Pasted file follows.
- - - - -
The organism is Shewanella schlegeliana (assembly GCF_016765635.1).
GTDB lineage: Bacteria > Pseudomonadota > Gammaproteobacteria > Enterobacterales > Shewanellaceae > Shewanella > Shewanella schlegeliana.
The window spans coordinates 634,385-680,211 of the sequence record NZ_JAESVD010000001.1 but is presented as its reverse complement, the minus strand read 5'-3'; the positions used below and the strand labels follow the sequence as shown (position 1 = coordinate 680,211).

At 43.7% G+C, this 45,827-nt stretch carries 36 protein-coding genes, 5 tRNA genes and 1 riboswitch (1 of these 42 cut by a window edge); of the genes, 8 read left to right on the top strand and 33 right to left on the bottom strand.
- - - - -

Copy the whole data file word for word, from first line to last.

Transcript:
The organism is Shewanella schlegeliana (assembly GCF_016765635.1).
GTDB lineage: Bacteria > Pseudomonadota > Gammaproteobacteria > Enterobacterales > Shewanellaceae > Shewanella > Shewanella schlegeliana.
The window spans coordinates 634,385-680,211 of the sequence record NZ_JAESVD010000001.1 but is presented as its reverse complement, the minus strand read 5'-3'; the positions used below and the strand labels follow the sequence as shown (position 1 = coordinate 680,211).

At 43.7% G+C, this 45,827-nt stretch carries 36 protein-coding genes, 5 tRNA genes and 1 riboswitch (1 of these 42 cut by a window edge); of the genes, 8 read left to right on the top strand and 33 right to left on the bottom strand.